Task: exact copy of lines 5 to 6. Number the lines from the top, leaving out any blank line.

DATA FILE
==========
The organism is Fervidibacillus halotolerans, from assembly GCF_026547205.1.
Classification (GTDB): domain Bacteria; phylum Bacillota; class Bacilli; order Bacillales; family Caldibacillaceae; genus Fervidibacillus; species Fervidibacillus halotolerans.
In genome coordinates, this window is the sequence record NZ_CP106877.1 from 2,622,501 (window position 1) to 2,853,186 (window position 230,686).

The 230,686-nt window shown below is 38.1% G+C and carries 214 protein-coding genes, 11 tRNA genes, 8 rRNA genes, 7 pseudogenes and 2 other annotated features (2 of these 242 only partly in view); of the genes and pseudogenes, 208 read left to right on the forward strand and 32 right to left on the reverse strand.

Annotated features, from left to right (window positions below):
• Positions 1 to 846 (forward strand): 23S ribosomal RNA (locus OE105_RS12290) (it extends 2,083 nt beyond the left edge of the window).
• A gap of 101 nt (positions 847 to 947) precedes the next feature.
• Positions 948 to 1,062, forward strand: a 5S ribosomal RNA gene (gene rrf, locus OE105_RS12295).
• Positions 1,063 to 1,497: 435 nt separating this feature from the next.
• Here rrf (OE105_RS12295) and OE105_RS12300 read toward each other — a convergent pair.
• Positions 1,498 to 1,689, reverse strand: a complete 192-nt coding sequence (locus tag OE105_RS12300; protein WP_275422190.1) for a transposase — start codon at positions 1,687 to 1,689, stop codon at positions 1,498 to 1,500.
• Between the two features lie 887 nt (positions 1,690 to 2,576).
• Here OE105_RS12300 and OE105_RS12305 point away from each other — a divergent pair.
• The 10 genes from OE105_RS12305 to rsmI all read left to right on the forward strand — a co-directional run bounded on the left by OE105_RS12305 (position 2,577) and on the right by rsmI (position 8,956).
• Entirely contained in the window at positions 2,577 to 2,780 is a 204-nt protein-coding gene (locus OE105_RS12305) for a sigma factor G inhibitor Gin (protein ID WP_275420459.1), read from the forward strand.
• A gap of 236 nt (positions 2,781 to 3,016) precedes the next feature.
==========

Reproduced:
Annotated features, from left to right (window positions below):
• Positions 1 to 846 (forward strand): 23S ribosomal RNA (locus OE105_RS12290) (it extends 2,083 nt beyond the left edge of the window).